psychologism

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psy·chol·o·gism

 (sī-kŏl′ə-jĭz′əm)
n.
The explanation or interpretation of events or ideas in psychological terms.

psychologism

(saɪˈkɒləˌdʒɪzəm)
n
1. (Psychology) the belief in the importance and relevance of psychology for other sciences
2. (Psychology) the belief that psychology is the basis for all other natural and social sciences
psyˌcholoˈgistic adj

psy•chol•o•gism

(saɪˈkɒl əˌdʒɪz əm)

n.
emphasis upon psychological factors in the development of a theory, as in history or philosophy.

psychologism

the theory that emphasizes psychological conceptions in other fields outside of psychology, as philosophy and history.
See also: Psychology
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References in periodicals archive ?
She argues that perceptual states are constituted by particulars and discuss epistemic, ontological, psychologistic, and semantic approaches to account for perceptual particularity.
As Ioffe's student, the philosopher Moisei Kagan (not to be confused with the unrelated Bakhtin Circle philosopher Matvei Kagan), noted, while following Dvorak's general scheme, Ioffe substituted "spirit" with "ideology", and shifted Dvorak's psychologistic notion of thinking to a sociologised conception (Kagan 2006, p.
The latter added credibility to Noelle-Neumann's (1983) adoption of a personality-oriented measure of opinion leadership, a psychologistic elaboration of self-identification methods employed by Schafer and Taddicken (this special section), and by Shah and Scheufele (2007).
Postmodern scholars have urged that in assuming the individualistic and psychologistic stance of "self-as-agent," counselors have "lost sight of (and therefore [have] not been as effective in transforming) the larger systems and structures of which individuals are a part" (Cosgrove & McHugh, 2000, p.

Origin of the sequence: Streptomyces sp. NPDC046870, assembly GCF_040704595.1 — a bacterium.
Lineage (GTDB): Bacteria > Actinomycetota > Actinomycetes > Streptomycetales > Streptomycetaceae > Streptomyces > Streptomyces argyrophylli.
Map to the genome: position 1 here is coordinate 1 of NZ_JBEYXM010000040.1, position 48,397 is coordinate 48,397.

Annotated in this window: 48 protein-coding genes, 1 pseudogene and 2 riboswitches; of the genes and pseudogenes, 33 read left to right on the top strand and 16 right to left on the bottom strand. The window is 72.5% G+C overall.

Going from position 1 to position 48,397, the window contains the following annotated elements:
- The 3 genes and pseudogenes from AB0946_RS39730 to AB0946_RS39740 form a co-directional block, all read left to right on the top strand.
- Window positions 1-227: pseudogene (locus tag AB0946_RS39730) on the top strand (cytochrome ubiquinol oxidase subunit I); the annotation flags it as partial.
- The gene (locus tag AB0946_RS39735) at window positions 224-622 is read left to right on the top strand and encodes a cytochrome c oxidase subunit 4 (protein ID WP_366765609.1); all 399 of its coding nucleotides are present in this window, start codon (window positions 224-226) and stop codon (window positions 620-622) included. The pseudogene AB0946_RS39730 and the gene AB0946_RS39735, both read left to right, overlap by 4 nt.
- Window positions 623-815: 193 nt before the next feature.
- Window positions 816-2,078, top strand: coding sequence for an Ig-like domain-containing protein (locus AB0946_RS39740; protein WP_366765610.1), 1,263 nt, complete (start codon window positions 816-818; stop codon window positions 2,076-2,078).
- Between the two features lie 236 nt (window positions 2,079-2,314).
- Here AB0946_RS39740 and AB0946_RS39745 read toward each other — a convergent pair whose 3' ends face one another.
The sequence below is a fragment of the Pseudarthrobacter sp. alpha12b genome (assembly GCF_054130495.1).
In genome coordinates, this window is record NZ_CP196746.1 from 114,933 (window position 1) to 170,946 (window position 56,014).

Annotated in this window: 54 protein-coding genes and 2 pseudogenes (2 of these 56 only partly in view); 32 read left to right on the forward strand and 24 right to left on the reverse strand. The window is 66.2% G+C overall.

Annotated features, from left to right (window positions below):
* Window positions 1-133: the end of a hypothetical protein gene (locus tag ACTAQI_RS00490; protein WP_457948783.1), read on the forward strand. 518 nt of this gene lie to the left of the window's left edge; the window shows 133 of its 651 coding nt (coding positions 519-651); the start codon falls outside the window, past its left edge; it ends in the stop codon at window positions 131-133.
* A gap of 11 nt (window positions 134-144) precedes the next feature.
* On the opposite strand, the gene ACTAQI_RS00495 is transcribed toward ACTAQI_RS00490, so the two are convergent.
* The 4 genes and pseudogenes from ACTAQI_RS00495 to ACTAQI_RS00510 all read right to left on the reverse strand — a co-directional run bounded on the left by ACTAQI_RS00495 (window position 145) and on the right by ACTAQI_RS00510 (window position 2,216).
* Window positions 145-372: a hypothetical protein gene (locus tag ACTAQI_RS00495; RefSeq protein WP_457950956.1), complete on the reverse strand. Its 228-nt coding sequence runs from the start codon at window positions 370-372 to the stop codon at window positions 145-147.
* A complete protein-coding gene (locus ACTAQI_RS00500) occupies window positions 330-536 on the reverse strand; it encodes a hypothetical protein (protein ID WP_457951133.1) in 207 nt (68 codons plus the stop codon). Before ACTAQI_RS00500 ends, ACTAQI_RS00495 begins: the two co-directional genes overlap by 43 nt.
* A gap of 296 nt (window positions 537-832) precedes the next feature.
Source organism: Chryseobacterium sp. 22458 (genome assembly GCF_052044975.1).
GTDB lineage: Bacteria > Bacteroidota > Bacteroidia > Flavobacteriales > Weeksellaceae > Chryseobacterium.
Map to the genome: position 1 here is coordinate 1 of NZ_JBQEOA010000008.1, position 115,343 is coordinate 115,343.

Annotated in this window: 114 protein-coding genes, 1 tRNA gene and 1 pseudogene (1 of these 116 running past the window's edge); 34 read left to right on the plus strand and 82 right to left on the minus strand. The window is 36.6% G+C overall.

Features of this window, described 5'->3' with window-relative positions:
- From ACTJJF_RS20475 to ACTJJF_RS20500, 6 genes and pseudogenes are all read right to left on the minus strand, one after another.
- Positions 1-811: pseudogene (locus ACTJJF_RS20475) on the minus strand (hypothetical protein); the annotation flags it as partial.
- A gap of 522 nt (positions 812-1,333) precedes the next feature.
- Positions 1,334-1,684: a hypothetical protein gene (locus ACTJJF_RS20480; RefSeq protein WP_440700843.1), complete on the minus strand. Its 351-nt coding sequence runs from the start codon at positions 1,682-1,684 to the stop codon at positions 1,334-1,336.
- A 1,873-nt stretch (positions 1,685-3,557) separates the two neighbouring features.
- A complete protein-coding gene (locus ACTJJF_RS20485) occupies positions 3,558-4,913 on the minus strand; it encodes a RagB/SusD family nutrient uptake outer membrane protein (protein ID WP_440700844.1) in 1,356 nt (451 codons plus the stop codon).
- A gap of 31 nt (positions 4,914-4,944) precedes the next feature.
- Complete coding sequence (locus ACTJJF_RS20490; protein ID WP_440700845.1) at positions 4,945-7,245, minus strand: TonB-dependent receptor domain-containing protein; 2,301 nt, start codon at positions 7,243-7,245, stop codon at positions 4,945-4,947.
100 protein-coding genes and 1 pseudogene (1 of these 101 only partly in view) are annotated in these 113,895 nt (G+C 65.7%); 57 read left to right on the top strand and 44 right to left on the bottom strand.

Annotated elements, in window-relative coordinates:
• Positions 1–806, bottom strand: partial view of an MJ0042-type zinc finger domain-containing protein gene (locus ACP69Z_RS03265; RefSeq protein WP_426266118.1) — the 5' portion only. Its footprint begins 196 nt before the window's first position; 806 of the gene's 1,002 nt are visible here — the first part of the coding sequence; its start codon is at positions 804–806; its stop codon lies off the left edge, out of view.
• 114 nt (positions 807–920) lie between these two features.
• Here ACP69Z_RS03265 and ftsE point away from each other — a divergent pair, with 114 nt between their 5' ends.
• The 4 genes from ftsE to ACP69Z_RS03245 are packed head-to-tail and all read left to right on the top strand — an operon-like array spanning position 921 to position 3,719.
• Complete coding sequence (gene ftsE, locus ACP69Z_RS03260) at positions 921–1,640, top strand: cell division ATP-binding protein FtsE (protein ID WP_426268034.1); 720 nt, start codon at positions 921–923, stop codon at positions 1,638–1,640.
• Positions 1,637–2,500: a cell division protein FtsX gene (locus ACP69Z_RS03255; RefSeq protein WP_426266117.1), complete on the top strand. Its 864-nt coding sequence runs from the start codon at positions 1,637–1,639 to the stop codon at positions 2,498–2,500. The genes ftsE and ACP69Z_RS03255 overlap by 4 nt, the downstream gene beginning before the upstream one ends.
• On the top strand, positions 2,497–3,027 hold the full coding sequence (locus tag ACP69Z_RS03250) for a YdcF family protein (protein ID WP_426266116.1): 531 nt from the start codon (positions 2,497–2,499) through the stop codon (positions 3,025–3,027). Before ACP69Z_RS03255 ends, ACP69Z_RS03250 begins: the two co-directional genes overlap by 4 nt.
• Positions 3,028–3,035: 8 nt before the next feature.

Hence it results in insufficiency of all the psychotherapy in closer, hitherto, psychologistic sense--it does not see at all the "spirituality" of the human being.
But this repugnance reflects the antiquarian psychologistic and technocratic character of the legal tradition.
An overly psychologistic reading of Nietzsche's position vis-a-vis essentialism (Poellner 1995 (6), Jaspers 1979 (7), Klossowski 2005 (8)) misses the point that drives too only interpret perceptually (and not 'determine') through inner directions which then also manifest themselves outwardly.
This is a glaring oversight in a book which specifically purports to talk about racism in sociological, not individualistic or psychologistic, terms.
RB: If you ask a contemporary German philosopher about pragmatism, he or she will describe it as a reductive, psychologistic theory that seeks to understand normativity in terms of the grasping selfishness of a bourgeois shopkeeper, whose answer to every question is, "Well, what's in it for me?
As Land makes clear in 'Machinic Desire' (1993), not only is "greed" merely a psychologistic means of characterising the 'profit-seeking tropism of .
It is important to emphasize this point in order to sharply distinguish ABCT from recent Keynes-like psychologistic theories that seek to explain bubbles, crises and depressions by "animal spirits," a term which refers to a witch's brew of various noneconomic motives and irrational behavioral propensities of private economic decisions (see, for example, Akerlof and Shiller [2009]).
is often provocative, as in Theosophy's adoption of occultism as a nom de plume, Aleister Crowley's psychologistic reinvention of 'magick', or Gerald Gardner's invention of 'witchcraft' or wicca, in the form of a secret fertility cult--words meant to shock a predominantly Christian .